GENEVA (AP) — Saudi Arabia's ambassador to Geneva said Wednesday the kingdom would not oppose a resolution at the U.N.-backed Human Rights Council seeking an independent, international investigation of rights violations and crimes in war-torn Yemen, but raised questions about "timing."
Abdulaziz Al-Wasil's comments came as a Saudi-led coalition backing Yemen's internationally recognized government has been fighting Shiite rebels.
"We have no objection (to) the inquiry itself, we just have a discussion about the timing," he said. "Whether this is the right time to establish an international commission with the difficulties on the ground, and we knew in advance that they will face tremendous obstacles in terms of access."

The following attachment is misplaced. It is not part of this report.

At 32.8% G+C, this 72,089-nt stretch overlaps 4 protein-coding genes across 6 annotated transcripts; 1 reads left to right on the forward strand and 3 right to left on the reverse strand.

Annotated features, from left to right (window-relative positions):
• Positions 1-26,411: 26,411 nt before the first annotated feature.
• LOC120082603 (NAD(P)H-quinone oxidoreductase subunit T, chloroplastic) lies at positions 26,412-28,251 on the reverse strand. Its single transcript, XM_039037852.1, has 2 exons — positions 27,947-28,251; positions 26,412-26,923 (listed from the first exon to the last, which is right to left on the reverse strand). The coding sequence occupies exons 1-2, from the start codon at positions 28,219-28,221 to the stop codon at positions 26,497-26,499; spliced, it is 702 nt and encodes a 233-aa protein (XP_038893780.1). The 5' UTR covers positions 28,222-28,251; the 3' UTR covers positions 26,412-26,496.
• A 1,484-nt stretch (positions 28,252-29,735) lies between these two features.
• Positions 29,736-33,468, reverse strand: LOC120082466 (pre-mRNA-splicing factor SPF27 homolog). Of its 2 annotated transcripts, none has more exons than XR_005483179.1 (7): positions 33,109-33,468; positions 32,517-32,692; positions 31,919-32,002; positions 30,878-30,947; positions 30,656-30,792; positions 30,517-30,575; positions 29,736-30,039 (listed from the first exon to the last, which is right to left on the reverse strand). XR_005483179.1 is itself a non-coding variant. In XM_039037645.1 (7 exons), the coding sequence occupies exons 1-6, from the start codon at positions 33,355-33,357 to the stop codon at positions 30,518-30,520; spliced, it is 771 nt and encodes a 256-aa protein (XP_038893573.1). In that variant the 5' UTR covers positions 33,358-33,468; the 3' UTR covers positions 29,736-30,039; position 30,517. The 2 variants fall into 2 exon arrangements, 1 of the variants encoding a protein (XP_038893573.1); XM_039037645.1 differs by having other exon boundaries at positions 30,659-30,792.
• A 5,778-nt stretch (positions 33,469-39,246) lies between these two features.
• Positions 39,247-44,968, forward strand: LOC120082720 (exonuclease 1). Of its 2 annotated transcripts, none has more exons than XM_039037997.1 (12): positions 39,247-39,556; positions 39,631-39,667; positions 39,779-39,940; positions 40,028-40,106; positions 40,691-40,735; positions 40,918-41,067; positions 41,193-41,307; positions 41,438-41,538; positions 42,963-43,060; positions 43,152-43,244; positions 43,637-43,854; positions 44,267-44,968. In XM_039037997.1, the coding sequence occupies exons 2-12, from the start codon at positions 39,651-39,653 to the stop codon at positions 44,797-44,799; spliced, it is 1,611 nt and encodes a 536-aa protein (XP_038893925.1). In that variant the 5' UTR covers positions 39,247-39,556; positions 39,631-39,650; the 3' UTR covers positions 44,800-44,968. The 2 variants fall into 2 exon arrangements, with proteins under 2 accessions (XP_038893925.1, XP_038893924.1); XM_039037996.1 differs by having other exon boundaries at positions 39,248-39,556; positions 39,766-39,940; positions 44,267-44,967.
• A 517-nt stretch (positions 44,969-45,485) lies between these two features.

Al-Wasil added that such an inquiry might also best involve Yemeni nationals. "It's always easier for them basically to try to understand the dynamics of their country, and also they have connections to go to different regions," he said.
The U.N. says Yemen is the world's greatest humanitarian crisis, and it's being debated at the 47-member council's three-week session that began Monday.
Al-Wasil told two reporters Wednesday that "we have no objection of the inquiry itself. We just have a discussion about the timing." He suggested a Commission of Inquiry would face "tremendous obstacles in terms of access."
Saudi Arabia and Arab allies have thwarted past efforts at the council to create an international investigation.